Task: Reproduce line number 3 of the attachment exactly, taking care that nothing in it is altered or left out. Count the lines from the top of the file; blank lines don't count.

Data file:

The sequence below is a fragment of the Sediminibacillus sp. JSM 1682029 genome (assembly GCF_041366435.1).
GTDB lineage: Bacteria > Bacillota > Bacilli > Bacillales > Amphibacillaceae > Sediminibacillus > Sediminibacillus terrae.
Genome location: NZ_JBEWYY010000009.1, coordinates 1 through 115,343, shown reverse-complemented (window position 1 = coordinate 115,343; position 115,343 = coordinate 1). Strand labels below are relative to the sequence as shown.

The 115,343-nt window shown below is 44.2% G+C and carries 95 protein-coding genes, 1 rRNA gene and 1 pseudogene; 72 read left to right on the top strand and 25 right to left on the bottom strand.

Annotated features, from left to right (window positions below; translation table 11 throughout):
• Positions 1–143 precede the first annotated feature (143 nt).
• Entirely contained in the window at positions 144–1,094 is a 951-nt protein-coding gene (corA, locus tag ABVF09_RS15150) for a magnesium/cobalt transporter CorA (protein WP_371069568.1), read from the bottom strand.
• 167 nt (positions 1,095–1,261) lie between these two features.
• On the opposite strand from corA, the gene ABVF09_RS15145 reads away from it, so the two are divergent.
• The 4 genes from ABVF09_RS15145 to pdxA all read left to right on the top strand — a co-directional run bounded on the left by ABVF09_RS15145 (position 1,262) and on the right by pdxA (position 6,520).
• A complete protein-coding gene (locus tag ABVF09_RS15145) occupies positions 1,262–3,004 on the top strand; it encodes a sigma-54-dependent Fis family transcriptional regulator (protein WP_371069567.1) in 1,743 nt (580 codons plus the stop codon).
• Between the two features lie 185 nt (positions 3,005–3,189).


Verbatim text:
Genome location: NZ_JBEWYY010000009.1, coordinates 1 through 115,343, shown reverse-complemented (window position 1 = coordinate 115,343; position 115,343 = coordinate 1). Strand labels below are relative to the sequence as shown.